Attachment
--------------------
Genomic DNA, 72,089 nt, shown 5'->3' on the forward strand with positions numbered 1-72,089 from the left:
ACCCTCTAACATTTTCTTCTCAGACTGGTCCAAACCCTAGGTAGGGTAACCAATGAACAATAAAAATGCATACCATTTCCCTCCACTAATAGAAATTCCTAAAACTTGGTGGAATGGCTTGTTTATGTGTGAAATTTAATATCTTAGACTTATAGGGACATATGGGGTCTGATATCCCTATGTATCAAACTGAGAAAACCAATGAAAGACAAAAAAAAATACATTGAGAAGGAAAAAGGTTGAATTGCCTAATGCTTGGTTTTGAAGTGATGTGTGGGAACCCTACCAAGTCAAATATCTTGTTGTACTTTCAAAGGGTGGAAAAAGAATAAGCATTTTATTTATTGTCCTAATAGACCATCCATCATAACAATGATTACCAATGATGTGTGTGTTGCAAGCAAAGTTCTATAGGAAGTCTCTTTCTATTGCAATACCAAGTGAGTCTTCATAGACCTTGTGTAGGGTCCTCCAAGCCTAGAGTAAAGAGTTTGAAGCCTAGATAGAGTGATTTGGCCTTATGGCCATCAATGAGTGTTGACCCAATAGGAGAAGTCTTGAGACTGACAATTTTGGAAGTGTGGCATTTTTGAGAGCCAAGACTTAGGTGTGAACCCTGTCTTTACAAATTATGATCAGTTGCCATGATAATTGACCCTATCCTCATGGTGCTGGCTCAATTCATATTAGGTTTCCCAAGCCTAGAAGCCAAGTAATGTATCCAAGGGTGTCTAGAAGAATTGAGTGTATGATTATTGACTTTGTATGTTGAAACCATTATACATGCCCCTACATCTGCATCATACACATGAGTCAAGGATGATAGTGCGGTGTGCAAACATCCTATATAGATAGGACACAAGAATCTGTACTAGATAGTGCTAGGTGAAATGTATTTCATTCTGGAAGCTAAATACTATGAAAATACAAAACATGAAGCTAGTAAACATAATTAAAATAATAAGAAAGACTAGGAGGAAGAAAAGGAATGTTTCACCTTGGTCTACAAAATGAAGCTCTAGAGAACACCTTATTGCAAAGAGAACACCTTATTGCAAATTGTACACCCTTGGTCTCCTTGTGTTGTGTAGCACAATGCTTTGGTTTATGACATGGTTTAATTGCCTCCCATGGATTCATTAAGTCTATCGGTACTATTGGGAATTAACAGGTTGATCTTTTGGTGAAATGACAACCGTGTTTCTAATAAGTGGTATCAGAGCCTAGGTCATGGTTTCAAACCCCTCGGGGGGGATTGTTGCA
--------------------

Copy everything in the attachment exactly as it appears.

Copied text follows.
Genomic DNA, 72,089 nt, shown 5'->3' on the forward strand with positions numbered 1-72,089 from the left:
ACCCTCTAACATTTTCTTCTCAGACTGGTCCAAACCCTAGGTAGGGTAACCAATGAACAATAAAAATGCATACCATTTCCCTCCACTAATAGAAATTCCTAAAACTTGGTGGAATGGCTTGTTTATGTGTGAAATTTAATATCTTAGACTTATAGGGACATATGGGGTCTGATATCCCTATGTATCAAACTGAGAAAACCAATGAAAGACAAAAAAAAATACATTGAGAAGGAAAAAGGTTGAATTGCCTAATGCTTGGTTTTGAAGTGATGTGTGGGAACCCTACCAAGTCAAATATCTTGTTGTACTTTCAAAGGGTGGAAAAAGAATAAGCATTTTATTTATTGTCCTAATAGACCATCCATCATAACAATGATTACCAATGATGTGTGTGTTGCAAGCAAAGTTCTATAGGAAGTCTCTTTCTATTGCAATACCAAGTGAGTCTTCATAGACCTTGTGTAGGGTCCTCCAAGCCTAGAGTAAAGAGTTTGAAGCCTAGATAGAGTGATTTGGCCTTATGGCCATCAATGAGTGTTGACCCAATAGGAGAAGTCTTGAGACTGACAATTTTGGAAGTGTGGCATTTTTGAGAGCCAAGACTTAGGTGTGAACCCTGTCTTTACAAATTATGATCAGTTGCCATGATAATTGACCCTATCCTCATGGTGCTGGCTCAATTCATATTAGGTTTCCCAAGCCTAGAAGCCAAGTAATGTATCCAAGGGTGTCTAGAAGAATTGAGTGTATGATTATTGACTTTGTATGTTGAAACCATTATACATGCCCCTACATCTGCATCATACACATGAGTCAAGGATGATAGTGCGGTGTGCAAACATCCTATATAGATAGGACACAAGAATCTGTACTAGATAGTGCTAGGTGAAATGTATTTCATTCTGGAAGCTAAATACTATGAAAATACAAAACATGAAGCTAGTAAACATAATTAAAATAATAAGAAAGACTAGGAGGAAGAAAAGGAATGTTTCACCTTGGTCTACAAAATGAAGCTCTAGAGAACACCTTATTGCAAAGAGAACACCTTATTGCAAATTGTACACCCTTGGTCTCCTTGTGTTGTGTAGCACAATGCTTTGGTTTATGACATGGTTTAATTGCCTCCCATGGATTCATTAAGTCTATCGGTACTATTGGGAATTAACAGGTTGATCTTTTGGTGAAATGACAACCGTGTTTCTAATAAGTGGTATCAGAGCCTAGGTCATGGTTTCAAACCCCTCGGGGGGGATTGTTGCA